LOS ANGELES, (August 28, 2018) - Beyond Fest, the highest-attended genre film festival in the U.S., is excited to announce Cronenberg with Cronenberg: A Retrospective of the New Flesh- an exhaustive,13-film celebration of the legendary autuer’s career. Returning to Los Angeles for the first time in a decade, David Cronenberg will be in attendance for three, special event screenings at the legendary Egyptian Theatre where he will be joined by actors, collaborators, and guest moderators.

Co-presented by Telefilm Canada, the American Cinematheque’s partner for the annual Canada Now film festival, and with the support of the Consulate General of CanadaCronenberg on Cronenberg opens on Saturday, September 29th with The Shaping of Rage, an all-day marathon of David Cronenberg’s early films, SHIVERS, RABID, THE BROOD, and SCANNERS, presented sequentially and on 35mm. That evening, Cronenberg will be joined by long-time collaborator Howard Shore for a 30thanniversary screening of DEAD RINGERS with director Mick Garris moderating a post screening Q&A.

A spotlight shines on giant bugs on Sunday, September 30thwith a double bill of THE FLY and NAKED LUNCH where Cronenberg will be joined with THE FLY’s Geena Davis and the composer of both films, Howard Shore.

Cronenberg’s groundbreaking approach to the distorted world of virtual reality is exaimined on Monday, October 1stwith a double bill of VIDEODROME and EXISTENZ. Cronenberg will be joined in person by composer Howard Shore and his two lead actresses, Debbie Harry and Jennifer Jason Leigh. Director Leigh Whannell will moderate the Q&A between films.

“David Cronenberg has been a visionary master of the art of cinema for over four decades,” said Beyond Fest Co-Founder, Christian Parkes. “Screening these iconic films here in L.A. with his collaborators and partners is an absolute dream. Unless Kubrick is in hiding, we will probably quit after this.”

In addition to the screening events at the Egyptian Theatre, there are two double bills at the Aero Theatre: A HISTORY OF VIOLENCE & EASTERN PROMISES and CRASH & SPIDER. All 13 films screened during Cronenberg with Cronenberg: A Retrospective of the New Fleshwill be on 35mm film. 

To commemorate Cronenberg’s presence at Beyond Fest, renowned artist Alan Hynes has created an exclusive print and industry-leading collectibles brand, Mondo, have created a series of Cronenberg-related products that will be exclusively available at the festival.

Tickets for Cronenberg with Cronenberg: A Retrospective of the New Fleshwill be made available for purchase through Fandango and the American Cinematheque at 10 a.m., Saturday, September  1st.

Theremaining slate for Beyond Fest 2018 will be announced shortly.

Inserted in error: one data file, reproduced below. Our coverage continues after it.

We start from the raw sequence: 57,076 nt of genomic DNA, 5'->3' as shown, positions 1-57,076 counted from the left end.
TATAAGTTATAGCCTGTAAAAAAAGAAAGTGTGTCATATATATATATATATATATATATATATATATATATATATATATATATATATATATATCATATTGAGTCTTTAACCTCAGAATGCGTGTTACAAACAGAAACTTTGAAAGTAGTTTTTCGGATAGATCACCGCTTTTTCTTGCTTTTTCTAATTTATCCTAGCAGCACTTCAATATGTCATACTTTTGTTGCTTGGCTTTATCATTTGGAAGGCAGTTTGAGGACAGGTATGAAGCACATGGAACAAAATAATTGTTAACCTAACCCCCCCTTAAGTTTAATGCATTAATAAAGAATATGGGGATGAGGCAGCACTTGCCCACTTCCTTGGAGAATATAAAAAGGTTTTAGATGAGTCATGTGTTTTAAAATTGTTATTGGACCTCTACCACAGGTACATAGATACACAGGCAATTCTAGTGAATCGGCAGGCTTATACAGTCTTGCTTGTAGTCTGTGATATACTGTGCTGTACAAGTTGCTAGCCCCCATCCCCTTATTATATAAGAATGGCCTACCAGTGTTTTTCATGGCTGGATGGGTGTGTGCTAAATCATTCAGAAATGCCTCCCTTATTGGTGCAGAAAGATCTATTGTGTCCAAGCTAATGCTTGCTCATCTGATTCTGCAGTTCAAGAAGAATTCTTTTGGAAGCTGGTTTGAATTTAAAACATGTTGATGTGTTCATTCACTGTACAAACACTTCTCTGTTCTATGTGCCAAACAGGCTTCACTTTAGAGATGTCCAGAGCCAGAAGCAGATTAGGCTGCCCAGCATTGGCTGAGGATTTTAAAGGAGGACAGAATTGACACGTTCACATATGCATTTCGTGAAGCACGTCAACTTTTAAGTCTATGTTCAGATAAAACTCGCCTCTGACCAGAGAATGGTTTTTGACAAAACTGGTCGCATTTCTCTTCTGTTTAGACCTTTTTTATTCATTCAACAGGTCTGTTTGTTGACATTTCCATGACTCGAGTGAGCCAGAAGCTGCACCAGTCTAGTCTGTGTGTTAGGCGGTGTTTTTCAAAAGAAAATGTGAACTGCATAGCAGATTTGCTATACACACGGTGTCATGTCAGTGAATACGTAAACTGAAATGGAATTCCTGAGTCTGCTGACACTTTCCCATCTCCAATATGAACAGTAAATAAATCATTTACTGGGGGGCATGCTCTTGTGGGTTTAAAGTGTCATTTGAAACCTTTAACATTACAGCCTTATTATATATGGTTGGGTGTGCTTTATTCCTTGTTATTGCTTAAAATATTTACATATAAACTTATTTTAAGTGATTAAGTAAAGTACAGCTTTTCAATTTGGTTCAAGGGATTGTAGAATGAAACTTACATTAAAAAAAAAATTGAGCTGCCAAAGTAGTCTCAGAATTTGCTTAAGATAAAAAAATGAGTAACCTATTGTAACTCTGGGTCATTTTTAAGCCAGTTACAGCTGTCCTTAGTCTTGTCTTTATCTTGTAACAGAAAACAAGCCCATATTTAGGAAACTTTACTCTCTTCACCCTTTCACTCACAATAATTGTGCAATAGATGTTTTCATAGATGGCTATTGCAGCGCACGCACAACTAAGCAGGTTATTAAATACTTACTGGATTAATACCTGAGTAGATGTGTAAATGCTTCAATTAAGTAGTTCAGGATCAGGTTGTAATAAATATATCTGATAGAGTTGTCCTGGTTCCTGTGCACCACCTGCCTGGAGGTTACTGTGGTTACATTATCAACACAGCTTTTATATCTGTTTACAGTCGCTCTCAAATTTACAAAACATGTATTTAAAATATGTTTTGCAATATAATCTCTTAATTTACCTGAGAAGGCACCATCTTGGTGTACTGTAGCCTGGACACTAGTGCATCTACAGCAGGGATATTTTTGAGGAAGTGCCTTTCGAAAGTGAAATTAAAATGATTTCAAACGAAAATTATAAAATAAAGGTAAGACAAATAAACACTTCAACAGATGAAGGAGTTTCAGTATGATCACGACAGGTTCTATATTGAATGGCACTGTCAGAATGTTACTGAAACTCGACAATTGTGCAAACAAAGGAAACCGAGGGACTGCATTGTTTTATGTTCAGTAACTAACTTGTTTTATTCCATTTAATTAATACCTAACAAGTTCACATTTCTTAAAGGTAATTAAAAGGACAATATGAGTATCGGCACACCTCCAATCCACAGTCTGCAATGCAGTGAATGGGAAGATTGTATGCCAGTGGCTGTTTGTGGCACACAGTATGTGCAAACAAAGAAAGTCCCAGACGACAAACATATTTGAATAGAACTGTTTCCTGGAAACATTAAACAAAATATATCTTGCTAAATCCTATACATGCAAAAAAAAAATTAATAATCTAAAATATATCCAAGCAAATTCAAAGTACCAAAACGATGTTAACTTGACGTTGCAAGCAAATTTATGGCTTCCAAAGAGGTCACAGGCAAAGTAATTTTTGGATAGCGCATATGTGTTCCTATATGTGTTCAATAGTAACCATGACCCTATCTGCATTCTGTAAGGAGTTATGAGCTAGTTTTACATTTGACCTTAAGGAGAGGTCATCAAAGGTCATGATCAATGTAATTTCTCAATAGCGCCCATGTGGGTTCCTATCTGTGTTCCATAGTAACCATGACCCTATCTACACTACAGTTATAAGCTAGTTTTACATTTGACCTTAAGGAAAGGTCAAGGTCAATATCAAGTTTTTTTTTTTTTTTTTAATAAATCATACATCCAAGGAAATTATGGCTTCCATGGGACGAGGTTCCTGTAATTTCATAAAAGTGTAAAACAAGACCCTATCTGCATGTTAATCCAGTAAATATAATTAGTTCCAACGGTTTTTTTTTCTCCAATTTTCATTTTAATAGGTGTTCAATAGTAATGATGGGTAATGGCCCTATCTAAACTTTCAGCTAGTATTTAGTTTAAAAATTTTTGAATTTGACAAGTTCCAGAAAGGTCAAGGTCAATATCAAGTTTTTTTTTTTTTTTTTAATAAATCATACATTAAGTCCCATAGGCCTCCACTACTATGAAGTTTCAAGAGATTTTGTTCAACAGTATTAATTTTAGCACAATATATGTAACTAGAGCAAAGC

Director: David Cronenberg
Country: Canada
Runtime: 87 min.
Year: 1976
Director: David Cronenberg
Country: Canada / USA
Runtime: 91 min.
Year: 1977
Director: David Cronenberg
Country: Canada 
Runtime: 92 min.
Year: 1979
Director: David Cronenberg
Country: Canada 
Runtime: 103 min.
Year: 1981
Director: David Cronenberg
Country: USA
Runtime: 102 min.
Year: 2017
GUESTS: David Cronenberg, Howard Shore

Director: David Cronenberg
Country: USA / UK / Canada
Runtime: 96 min.
Year: 1986 
GUESTS: David Cronenberg, Howard Shore, Geena Davis 
Director: David Cronenberg
Country: Canad / UK / Japan
Runtime: 115 min.
Year: 1991
GUESTS: David Cronenberg, Howard Shore, (Geena Davis)
Director: David Cronenberg
Country: Canada
Runtime: 87 min.
Year: 1983
GUESTS: David Cronenberg, Howard Shore, Debie Harry (Jennifer Jason Leigh)
Director: David Cronenberg
Country: Canada / UK / France
Runtime: 97 min.
Year: 1999
GUESTS: David Cronenberg, Howard Shore, Jennifer Jason Leigh (Debbie Harry) 

Director: David Cronenberg
Country: USA / Germany / Canada
Runtime: 96 min.
Year: 2005

Director: David Cronenberg
Country: UK / Canada / USA
Runtime: 101 min.
Year: 2007

Director: David Cronenberg
Country: Canada / UK / France
Runtime: 98 min.
Year: 2002

Director: David Cronenberg
Country: Canada / UK
Runtime: 100 min.
Year: 1996

Monday, August 27, 2018

STRAIGHT TO HELL - Blu-ray Review (Kino Studio Classics

Directed By: Alex Cox
Written By: Dick Rude, Alex Cox
Starring: Sy Richardson, Joe Strummer, Dick Rude
Color/91 Minutes/R
Region A
Release Date: August 28, 2018

The Film
What do you get when you combine the comedic anarchy of Mel Brooks with a "don't give a fuck what you think" punk rock attitude and roll it up in to a spaghetti western spoof that someone like Quentin Tarantino would worship? You get something along the lines of Alex Cox's STRAIGHT TO HELL.

Four bumbling criminals blow their job by being hungover and letting their target check out of his hotel before they could get to him so to make it up to their boss they rob a bank and barely escape. Their car breaks down in the Mexican desert so they bury the cash and hideout in what they thought was a deserted town. It's not ghosts they have to worry about here but maybe the undead would be better than dealing with a lot of kill-happy, cowboys that have been exposed to too much sun and are all hopped up on coffee.

Alex Cox is a well known cult filmmaker having made films such as Repo Man and Sid And Nancy which have amassed huge followings and have even found themselves among the ranks of the Criterion Collection. He's also a huge fan of the spaghetti western genre, he's provided commentary tracks to various films and even written a book on the subject. He has proven himself a very versatile filmmaker that can make great films in many styles and tones so it is no surprise that he wanted to make a spoof of the spaghetti western genre in a more contemporary setting. It's also made up of quite a cast of characters, largely filled with various musicians such as Joe Strummer of The Clash, Elvis Costello, The Pogues and Courtney Love as the female lead. This cast of non-actors add a bit to the chaos of the movie as you can only wrangle their performances so much. Even the more trained and traditional actors give wild performances but with a bit more polish to them.